The Open-Door Policy Gets My Vote

Look, food and people equals love.

When I was a kid, we pretty much had an open-door policy in my house. As an only child, I think my mom was hyper aware of how important it was for me to make strong bonds with friends because I had no brothers or sisters around to torment, uh, I mean, keep me company. So from as far back as I can remember, our front door was wide open and there were always at least few extra pairs of Tretorns in the front hall.

Let’s put it this way, all my friends knew exactly which shelf the Miracle Whip was on in my fridge and where our spare key was hidden under the porch. (Not that we hide a key under the porch now. I mean, exactly how stupid do you think I am?) In other words, I guess you could say that growing up, my house was like a second home for a lot of people.

My mom hosted just about every major holiday and special occasion you could find on a calendar. And some I think she just made up for the helluvit. Point being, I always had the sense back then that our house was the epicenter of the world. And I loved it. There was nothing like that feeling of having your friends call your mother Mom. It meant they loved being there. And that was a beautiful feeling.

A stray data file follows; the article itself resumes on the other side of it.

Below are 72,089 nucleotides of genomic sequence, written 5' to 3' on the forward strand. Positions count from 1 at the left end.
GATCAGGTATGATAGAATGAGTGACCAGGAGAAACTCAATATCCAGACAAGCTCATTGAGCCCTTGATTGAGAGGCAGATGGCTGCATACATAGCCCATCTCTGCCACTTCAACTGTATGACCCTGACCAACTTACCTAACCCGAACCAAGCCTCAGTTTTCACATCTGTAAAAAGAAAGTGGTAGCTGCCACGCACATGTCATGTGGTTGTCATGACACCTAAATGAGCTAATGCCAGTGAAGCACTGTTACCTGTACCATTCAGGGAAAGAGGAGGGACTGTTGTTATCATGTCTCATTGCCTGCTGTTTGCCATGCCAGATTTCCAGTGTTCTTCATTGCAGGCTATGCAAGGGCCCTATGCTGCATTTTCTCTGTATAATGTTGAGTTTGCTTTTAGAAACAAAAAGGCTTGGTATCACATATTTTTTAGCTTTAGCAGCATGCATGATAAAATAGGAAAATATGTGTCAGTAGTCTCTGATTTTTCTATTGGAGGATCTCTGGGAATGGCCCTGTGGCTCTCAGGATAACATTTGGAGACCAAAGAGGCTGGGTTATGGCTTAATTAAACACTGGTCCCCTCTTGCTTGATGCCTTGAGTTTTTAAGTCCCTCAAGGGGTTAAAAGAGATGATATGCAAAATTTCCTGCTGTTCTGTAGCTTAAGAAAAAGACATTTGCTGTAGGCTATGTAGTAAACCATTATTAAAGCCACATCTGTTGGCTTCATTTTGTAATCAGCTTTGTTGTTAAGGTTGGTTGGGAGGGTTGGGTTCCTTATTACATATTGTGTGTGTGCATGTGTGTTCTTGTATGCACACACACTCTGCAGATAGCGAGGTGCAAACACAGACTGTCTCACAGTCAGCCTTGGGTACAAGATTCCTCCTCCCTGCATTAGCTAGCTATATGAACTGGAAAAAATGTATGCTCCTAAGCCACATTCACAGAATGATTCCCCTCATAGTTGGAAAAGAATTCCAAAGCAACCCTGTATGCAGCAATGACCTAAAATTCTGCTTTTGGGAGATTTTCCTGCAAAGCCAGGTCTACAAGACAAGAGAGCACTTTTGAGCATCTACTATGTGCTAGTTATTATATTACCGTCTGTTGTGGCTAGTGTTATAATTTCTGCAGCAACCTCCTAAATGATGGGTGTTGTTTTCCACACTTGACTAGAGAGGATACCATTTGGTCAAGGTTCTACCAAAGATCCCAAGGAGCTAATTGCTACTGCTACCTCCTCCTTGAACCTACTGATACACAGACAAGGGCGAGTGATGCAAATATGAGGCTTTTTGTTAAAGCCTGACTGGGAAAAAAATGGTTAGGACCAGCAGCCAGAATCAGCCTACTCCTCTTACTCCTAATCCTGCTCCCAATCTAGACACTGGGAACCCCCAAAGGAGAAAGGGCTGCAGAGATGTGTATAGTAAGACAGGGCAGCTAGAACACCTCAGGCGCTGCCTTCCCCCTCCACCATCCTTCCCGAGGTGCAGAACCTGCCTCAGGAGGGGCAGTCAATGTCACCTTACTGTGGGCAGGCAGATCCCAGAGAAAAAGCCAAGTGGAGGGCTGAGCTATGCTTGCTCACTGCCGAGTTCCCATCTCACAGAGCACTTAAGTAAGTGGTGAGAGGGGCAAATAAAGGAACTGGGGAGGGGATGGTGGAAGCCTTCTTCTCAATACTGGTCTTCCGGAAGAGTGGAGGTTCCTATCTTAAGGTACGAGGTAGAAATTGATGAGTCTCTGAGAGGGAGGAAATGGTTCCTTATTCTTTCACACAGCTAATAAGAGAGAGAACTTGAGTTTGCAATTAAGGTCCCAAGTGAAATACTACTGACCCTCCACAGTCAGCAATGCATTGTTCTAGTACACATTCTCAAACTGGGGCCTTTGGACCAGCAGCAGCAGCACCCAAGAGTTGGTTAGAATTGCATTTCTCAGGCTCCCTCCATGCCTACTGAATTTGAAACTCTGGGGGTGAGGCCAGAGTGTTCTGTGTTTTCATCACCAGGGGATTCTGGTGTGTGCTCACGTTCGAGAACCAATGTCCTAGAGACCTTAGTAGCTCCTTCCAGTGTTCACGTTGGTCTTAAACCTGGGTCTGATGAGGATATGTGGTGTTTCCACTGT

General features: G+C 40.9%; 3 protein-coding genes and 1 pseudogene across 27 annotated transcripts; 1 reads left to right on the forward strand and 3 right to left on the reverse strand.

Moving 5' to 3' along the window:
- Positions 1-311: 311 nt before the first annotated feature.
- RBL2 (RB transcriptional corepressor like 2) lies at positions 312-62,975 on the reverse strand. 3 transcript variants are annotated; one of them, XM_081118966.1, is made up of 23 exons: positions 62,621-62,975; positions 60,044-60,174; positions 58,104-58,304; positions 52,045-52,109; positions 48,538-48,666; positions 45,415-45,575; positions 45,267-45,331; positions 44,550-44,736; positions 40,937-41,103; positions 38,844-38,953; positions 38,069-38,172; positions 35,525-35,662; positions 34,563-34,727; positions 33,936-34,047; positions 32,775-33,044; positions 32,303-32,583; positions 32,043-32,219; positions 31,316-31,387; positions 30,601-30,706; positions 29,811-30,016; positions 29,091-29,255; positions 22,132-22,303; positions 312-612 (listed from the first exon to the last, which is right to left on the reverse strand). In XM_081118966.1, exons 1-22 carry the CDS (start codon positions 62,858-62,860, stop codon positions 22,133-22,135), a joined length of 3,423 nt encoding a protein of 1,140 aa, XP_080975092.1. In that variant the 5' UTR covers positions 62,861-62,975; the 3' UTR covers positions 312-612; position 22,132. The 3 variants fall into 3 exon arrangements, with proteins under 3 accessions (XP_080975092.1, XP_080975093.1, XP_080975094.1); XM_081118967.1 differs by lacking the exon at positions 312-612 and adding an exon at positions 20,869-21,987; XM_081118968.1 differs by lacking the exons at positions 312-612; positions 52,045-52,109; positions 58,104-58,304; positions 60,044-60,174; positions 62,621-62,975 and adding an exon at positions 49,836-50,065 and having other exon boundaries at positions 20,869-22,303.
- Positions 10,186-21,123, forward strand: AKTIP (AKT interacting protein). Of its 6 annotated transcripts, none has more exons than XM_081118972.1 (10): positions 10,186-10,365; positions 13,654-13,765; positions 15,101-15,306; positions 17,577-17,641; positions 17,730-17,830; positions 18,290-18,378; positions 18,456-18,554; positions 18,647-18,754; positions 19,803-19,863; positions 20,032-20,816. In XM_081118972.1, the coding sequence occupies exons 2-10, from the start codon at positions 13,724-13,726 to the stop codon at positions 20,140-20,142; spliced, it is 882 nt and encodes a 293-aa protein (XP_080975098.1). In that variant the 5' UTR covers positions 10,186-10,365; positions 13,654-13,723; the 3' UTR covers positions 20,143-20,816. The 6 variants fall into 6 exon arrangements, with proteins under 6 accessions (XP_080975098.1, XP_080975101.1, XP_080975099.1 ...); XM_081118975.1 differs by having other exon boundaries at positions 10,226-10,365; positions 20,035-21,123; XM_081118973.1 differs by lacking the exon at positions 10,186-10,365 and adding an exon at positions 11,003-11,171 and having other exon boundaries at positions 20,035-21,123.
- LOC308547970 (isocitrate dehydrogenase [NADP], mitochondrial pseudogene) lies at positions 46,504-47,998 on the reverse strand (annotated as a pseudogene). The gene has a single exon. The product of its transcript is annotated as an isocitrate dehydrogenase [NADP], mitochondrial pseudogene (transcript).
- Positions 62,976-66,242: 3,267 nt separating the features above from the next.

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Lisa Sugarman

Lisa Sugarman lives just north of Boston, Massachusetts. Read and discuss all her columns at lisasugarman.com. Or, find them on LittleThings.com, BeingAMom.life, GrownandFlown.com, Mamalode, More Content Now, and Care.com. She is also the author of LIFE: It Is What It Is and Untying Parent Anxiety: 18 Myths That Have You in Knots—And How to Get Free available at Amazon, Barnes & Noble, and at select bookstores.

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